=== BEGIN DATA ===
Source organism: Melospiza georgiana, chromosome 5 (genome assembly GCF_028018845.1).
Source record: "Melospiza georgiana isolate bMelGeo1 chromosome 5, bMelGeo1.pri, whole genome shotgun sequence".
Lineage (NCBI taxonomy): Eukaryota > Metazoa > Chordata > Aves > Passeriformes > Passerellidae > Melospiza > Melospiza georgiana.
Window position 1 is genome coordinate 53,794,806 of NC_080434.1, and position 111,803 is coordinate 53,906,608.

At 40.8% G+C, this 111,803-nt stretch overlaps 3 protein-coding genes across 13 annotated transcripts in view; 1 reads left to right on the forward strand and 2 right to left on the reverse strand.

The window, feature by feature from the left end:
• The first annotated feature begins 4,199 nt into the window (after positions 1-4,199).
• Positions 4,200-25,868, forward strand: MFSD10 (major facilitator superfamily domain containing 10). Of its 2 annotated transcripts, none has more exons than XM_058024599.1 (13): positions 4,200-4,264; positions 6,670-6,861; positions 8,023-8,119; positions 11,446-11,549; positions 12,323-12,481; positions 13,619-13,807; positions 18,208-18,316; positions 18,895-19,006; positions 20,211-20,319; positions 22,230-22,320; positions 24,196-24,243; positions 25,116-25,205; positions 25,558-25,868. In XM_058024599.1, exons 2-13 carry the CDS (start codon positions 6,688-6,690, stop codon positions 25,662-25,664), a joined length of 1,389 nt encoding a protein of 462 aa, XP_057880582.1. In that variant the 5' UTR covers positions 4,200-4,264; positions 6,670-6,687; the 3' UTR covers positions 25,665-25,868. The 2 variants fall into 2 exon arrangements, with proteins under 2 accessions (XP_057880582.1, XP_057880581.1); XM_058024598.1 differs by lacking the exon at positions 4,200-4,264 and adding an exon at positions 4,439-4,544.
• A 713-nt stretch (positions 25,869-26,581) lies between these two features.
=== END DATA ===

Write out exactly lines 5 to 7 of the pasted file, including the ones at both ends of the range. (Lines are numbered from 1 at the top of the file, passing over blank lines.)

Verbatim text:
At 40.8% G+C, this 111,803-nt stretch overlaps 3 protein-coding genes across 13 annotated transcripts in view; 1 reads left to right on the forward strand and 2 right to left on the reverse strand.

The window, feature by feature from the left end:
• The first annotated feature begins 4,199 nt into the window (after positions 1-4,199).